I was just having this conversation yesterday with a fellow SheWrites new friend. Why is it hard to claim certain skills, talents or gifts? I write and I love writing and yet I find myself in some discomfort owning that. I draw, and I love drawing, and yet I somehow feel like a fraud claiming to be an artist. Is this because such vocations are not valued in our culture unless you attain great fame, wealth, or both? Do we need validation outside ourselves to be able to honor and value ourselves as members of a certain vocation? I value my work, and still find it challenging to say I am a writer or an artist. It feels inauthentic in some way for me to own these things. Perhaps it is a process? Perhaps I will grow into owning being a writer and an artist. In the meantime, I think I'll go write some more!

  • Great post! I agree 100%. Being a writer isn't so much what you do, it's what you ARE - hence the drive to make your writing "work." Your stories are an extension of yourself and you won't/cant' stop until they truly are an honest and effective reflection of your ideas :)

  • L. A. Howard

    I don't know if "writer" is precisely right for me.  I feel more like "storyteller" is more accurate.  Even if I couldn't write, I would still have all these stories inside to share with others, and they would come out sooner or later.  [I used to tell them to myself and to my niece when I was younger, and didn't start actually typing them out really until college.]

  • Lanita Moss

    Thank you.  I always hated the question, "What do you do?"  Well I do a lot of things, but I've never been more satisfied as when I could say I was a writer.  The first time a check showed up in the mail (Five whole dollars), I looked at my husband and said, "I can call myself a writer now."  Rather than spend my  paychecks, I cash them, in $5 bills and put them in a fruit jar.  The jar sits on my desk and when ever I doubt myself, all I need to do is look at my jar.

  • Stacey Meservy

    Thank you for this. I often question whether or not I am a "real" writer because of my lack of being published. It's not that I haven't tried to be published, it just hasn't happened for me yet. And I have a family to raise, so I have to be incredibly patient as my time is limited. But according to your definition, I am indeed a real writer.

  • Ms. Tiptress

    The funny part is I have so much self confidence but when it comes to writing (a passion) I get nervous. Your right lots of us are plagued with that question "Am I a real writer". If it is being published then yea, only I have wrote for people needing articles or papers for school, something of that sort and getting paid to do it. Still doing it. (My side job) Is that a real writer? But as for as finally writing for me, I have not been able to quite yet. Some might say I'm published. (If putting your work on free websites being published) My question is, What is Published? I think I like working towards becoming a real writer, being published having people buy your books, and loving them, becoming someones favorite author. Yea, that is a real writer to me. And I think I enjoy working towards it for now I am "aspiring"...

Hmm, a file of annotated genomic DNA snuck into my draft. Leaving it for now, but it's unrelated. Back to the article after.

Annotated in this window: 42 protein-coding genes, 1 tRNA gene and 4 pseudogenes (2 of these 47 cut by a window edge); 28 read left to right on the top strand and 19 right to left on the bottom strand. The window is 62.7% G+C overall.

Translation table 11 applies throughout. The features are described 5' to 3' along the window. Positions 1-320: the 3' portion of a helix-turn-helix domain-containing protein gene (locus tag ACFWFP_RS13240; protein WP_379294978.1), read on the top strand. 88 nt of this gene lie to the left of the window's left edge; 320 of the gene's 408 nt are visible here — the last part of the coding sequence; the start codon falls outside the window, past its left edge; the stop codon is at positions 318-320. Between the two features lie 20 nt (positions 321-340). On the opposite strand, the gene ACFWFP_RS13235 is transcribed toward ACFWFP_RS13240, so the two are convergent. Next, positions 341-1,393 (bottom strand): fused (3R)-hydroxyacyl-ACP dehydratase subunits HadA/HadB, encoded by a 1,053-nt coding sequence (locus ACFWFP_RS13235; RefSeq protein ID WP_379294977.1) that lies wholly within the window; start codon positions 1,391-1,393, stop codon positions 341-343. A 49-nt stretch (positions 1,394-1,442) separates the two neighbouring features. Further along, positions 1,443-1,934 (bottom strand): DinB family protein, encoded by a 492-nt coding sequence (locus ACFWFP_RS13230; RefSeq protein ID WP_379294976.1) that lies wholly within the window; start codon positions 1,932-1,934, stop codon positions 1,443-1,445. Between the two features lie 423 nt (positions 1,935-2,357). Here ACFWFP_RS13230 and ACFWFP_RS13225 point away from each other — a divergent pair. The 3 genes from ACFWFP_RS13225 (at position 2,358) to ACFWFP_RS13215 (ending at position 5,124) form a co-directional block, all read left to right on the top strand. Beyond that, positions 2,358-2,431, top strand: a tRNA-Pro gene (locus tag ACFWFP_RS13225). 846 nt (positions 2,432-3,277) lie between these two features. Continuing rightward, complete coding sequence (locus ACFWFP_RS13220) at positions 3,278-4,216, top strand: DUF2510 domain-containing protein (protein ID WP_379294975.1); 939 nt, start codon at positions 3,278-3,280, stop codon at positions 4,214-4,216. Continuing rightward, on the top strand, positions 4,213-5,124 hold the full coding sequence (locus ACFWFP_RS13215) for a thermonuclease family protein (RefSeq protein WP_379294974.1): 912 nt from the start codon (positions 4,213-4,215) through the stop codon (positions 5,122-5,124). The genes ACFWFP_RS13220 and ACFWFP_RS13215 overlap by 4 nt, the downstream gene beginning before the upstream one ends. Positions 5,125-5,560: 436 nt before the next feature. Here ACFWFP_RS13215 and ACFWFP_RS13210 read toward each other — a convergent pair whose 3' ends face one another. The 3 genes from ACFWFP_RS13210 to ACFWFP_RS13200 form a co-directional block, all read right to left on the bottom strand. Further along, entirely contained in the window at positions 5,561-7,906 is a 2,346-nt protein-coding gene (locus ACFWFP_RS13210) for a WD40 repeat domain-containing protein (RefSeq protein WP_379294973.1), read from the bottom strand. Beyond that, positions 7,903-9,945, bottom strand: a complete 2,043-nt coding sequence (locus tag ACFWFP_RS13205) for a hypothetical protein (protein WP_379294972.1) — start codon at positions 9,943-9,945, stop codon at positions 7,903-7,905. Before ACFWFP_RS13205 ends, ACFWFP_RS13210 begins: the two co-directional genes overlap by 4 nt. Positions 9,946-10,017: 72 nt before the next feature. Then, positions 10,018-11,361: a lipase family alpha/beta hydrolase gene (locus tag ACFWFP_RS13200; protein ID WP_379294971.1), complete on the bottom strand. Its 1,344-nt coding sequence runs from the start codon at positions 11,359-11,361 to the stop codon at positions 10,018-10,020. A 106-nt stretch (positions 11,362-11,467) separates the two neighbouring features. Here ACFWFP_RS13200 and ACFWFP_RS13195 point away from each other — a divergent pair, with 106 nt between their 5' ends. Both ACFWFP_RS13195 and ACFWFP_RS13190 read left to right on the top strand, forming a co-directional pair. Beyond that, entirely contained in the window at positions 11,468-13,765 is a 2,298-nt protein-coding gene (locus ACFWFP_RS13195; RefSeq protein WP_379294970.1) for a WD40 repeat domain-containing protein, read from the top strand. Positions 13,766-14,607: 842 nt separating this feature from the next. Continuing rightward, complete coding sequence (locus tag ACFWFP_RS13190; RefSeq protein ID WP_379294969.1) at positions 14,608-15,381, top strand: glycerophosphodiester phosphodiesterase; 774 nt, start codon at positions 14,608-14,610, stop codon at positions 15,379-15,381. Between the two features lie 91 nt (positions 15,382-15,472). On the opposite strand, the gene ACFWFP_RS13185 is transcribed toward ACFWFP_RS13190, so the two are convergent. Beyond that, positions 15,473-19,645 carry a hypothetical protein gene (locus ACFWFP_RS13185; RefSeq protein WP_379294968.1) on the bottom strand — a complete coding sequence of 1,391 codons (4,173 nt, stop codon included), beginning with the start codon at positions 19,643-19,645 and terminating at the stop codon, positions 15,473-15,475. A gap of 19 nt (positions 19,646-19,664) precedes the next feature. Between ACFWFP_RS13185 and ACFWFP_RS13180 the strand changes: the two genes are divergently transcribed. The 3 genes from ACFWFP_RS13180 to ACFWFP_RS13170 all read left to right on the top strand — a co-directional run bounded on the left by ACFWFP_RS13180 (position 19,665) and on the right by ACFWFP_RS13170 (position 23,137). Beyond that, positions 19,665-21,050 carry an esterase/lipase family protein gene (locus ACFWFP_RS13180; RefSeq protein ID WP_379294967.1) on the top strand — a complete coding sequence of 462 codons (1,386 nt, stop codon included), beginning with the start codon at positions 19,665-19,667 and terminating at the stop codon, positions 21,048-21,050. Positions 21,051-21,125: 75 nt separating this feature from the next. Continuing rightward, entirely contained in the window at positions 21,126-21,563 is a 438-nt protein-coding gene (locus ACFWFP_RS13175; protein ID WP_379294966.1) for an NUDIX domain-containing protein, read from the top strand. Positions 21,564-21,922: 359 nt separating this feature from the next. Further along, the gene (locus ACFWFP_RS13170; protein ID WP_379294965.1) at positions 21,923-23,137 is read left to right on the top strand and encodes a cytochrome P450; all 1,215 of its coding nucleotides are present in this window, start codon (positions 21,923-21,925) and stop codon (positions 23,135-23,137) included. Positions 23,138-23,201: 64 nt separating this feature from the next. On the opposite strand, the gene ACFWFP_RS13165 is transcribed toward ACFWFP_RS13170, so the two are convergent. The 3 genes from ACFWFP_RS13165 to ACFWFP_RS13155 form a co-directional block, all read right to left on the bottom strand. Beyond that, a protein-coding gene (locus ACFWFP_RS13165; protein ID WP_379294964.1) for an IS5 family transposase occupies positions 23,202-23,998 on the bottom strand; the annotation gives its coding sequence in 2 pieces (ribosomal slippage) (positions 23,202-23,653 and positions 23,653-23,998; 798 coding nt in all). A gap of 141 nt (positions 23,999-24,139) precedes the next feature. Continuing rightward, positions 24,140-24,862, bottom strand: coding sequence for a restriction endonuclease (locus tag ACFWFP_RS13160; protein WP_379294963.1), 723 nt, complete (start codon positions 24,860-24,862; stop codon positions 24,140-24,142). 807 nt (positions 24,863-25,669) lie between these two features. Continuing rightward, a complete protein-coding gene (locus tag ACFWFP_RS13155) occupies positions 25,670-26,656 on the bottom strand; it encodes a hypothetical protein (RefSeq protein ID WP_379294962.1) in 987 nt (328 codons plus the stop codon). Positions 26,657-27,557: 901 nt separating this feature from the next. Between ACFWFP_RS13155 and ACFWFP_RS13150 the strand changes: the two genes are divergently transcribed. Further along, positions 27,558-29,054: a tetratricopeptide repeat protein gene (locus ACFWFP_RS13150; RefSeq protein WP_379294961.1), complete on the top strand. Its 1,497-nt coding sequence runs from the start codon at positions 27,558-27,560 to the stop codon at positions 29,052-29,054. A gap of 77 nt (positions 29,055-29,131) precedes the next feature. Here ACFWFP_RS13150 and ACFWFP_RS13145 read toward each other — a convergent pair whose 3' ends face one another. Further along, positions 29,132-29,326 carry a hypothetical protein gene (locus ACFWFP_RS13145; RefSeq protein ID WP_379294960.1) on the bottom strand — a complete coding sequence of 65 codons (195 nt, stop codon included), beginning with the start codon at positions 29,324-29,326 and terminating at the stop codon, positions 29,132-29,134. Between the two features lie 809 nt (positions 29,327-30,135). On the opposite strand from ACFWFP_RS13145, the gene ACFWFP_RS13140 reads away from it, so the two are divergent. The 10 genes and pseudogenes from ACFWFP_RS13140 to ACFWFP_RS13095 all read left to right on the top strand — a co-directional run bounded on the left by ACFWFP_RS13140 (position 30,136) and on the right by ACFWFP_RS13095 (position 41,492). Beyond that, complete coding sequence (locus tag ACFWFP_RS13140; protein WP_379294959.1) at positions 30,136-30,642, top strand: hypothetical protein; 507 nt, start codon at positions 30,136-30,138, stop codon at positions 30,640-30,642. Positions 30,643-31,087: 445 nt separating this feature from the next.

• Joanne C. Hillhouse

    Hope it's ok for me to share this here - has to do with that same claiming you discuss here.

  • Andrea Hunter

    There is nothign like the moment that comes while you are feverishly trying to figure out a plot turn or character action and suddenly, it works! I have been a writer all my life. Professionally a paid techini9cal writer for over 20 years. But when I started writing fiction, I too asked the question.

    The answer came ot me when I joined a writer's workshop. This took a lot of courage on my part. Bit during that workshop, I realized the ones who were passionate and truly invested in their writing are the writers.

    So, yes, I may not have a novel published yet, but I am fully passionate and invested in my work and, therefore, I am a real writer!

    I appreciate your blog post here and I think this is a great question to pose. Most writers I have met are in the same quandary. And while the answer may be different for each person, ultimately, the passion, the very need to write, is the common thread that links us all and defines us as writers.


  • Debby Carroll

    I think of myself as a writer more so now than ever. It's ironic because I had two parenting books published in the 90s and nothing since, but I only started seeing myself as a writer recently when I guess my writing started coming more from my heart than my head. So, now I begin anew, blogging with my grown daughters in anticipation of (we hope) publishing a book. Well, first we need an agent! (Then a book.) But, real writing? Yes, I think we are now. We'll see what the rest of the world thinks.

  • Teresa K. Thorne

    Great discussion! 

    Ami, I would agree with you that love and passion have got to be there.   Also, absolutely true that what "works" is subjective, but for me it is not about judging the end product, but about the passion and commitment to work toward that goal, wherever you are technically or artistically.